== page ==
Today, the family business has expanded to four stores, which are run by Mr Chow and his siblings. Like most TCM doctors, Mr Chow has built upon the knowledge he gained at medical school as well as his experience to develop his special treatments for diseases. For example, many patients visit Mr Chow to treat coughs developed from nasal sensitivity. He has also observed that certain skin diseases and stomach problems are common complaints among his patients. He attributes this to the effects of Singapore’s hot and humid climate, as well as a diet rich in spicy and fried food.

Even as Mr Chow remains optimistic about the future of TCM and its relevance in the modern world, he cautions that increasing commercialisation can cause problems. He notes how some medical halls skip processes needed to improve the properties and treatment effects of certain herbs. This not only affects the benefits of the herbs but can also result in knowledge about these processes being lost over time.

Viability and Future Outlook

The efforts to approach TCM along “scientific lines” by emphasising clinical trials and academic research have proven beneficial. Controlled trials recognised by the World Health Organisation have shown that acupuncture is effective as a treatment for more than 20 diseases and disorders. In fact, the Beijing Declaration adopted by the World Health Organisation Congress on Traditional Medicine in 2008, recognised the role of traditional medicine in public health and called for TCM to be integrated into national health systems.

Singapore has adopted a similar approach and views TCM as a complement to, rather than as a replacement of, Western medicine. Locally, there have been greater research on TCM, the training and development of TCM practitioners as well as support for TCM clinics to adopt technology. This is especially important as Singapore’s population ages and healthcare needs are set to rise.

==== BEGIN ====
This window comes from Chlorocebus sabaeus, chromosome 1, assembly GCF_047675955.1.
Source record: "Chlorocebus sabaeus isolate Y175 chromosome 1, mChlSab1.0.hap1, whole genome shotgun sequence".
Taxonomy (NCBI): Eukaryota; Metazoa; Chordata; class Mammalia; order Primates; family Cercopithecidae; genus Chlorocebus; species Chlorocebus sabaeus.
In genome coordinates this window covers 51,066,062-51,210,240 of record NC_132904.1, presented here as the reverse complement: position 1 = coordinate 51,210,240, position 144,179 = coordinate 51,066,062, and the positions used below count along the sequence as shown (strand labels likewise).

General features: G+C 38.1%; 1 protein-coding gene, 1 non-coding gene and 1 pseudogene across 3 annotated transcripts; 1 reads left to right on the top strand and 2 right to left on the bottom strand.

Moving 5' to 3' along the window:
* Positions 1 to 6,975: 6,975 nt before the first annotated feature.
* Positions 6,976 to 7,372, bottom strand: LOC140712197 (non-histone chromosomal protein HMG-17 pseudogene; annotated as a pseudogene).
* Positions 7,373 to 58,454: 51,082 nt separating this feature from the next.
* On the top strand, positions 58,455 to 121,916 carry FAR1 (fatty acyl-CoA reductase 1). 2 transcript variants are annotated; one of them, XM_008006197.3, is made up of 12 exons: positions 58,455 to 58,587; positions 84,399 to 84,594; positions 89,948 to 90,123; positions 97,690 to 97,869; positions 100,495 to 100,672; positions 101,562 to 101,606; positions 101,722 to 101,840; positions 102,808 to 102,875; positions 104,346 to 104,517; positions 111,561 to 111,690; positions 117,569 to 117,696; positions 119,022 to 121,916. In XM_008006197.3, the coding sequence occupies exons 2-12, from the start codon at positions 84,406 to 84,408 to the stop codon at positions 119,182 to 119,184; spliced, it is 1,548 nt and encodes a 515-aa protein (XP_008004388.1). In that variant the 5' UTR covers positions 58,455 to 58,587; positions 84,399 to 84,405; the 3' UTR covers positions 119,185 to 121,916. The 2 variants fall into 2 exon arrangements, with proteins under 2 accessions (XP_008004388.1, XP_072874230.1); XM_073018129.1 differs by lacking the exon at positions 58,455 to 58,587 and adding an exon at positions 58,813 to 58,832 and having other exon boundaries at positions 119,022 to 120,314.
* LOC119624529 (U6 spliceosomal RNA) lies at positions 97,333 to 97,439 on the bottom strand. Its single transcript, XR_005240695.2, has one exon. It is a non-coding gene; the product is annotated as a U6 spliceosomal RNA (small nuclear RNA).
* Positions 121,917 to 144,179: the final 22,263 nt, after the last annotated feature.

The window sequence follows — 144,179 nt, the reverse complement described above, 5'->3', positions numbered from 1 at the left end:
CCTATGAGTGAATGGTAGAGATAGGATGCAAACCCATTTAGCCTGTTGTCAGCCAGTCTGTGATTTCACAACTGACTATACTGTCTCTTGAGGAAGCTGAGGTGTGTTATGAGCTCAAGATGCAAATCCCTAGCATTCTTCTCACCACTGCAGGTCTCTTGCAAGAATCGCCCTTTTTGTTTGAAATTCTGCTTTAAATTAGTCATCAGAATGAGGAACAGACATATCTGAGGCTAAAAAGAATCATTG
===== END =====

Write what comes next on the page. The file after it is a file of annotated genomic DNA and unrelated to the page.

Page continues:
Access to learning about TCM has also widened. For example, the Nanyang Technological University offers TCM as part of a biomedical science double degree. And, for those who are more casual learners, organisations such as the Singapore Chinese Physicians’ Association often hold classes that teach TCM knowledge to the public, says Mr Chow. In recent years, these classes are conducted in English, which has attracted non-Chinese-speaking individuals as well, thus exposing TCM to a wider audience.

References

Reference No.: ICH-078

Date of Inclusion: October 2019

References

Chen, Yan and Zou, Jian Hua. “The present situation of Traditional Chinese Medicine in Singapore.” Chinese Academy of Chinese Medical Sciences 8(5): 575-578, 2013.

Despeux, Catherine. “Jing, qi, shen; 精 氣 神; essence, pneuma (breath, energy, vital force), spirit”, in The Encyclopaedia of Taoism, ed. Fabrizio Pregadio. Routledge, pp. 562–565, 2008.

Foo, Say Liang, Daniel. A short history of a long tradition: The resilience of Chinese Medicine in Singapore. Department of History: National University of Singapore, 2001.

Gwee, A. L. “A Study of Chinese Medical Practice in Singapore”, Singapore Medical Journal 10 (1): 1-7, 1969.

Hong, Hai. The Theory of Chinese Medicine: A Modern Interpretation. Singapore: World Scientific Publishing, 2014.

Liao, Yuqun. Traditional Chinese Medicine: Understanding its Principles and Practices. Beijing: China Intercontinental Press, 2010.

Sinha, V. Theorizing the Complex Health Scene: Reconceptualising “Medical Pluralism”. The Johns Hopkins University, PhD Thesis, 1995.

Song, Ong Siang. One hundred years’ history of the Chinese in Singapore. Singapore: University of Malaya Press, 1967.

Wang, Hongcai and Bing, Zhu. Basic theories of Traditional Chinese Medicine. London: Singing Dragon, 2010.

Yang, Yan. “Transmission of Chinese Medicine and the Localization of Chinese Medicine Education in Singapore”, Chinese Medicine and Culture 13(4): 15-43, 2018.

Yeoh, Brenda. Municipal sanitary surveillance, Asian resistance and the control of the urban environment in colonial Singapore, University of Oxford, School of Geography, 1991.

Resources

Voon, Alvin, Traditional Chinese Medicine in Post-War Singapore: Resistance, Adaptation and Legitimacy. Dissertation, Master of Science in History of Science, Medicine and Technology, 2013.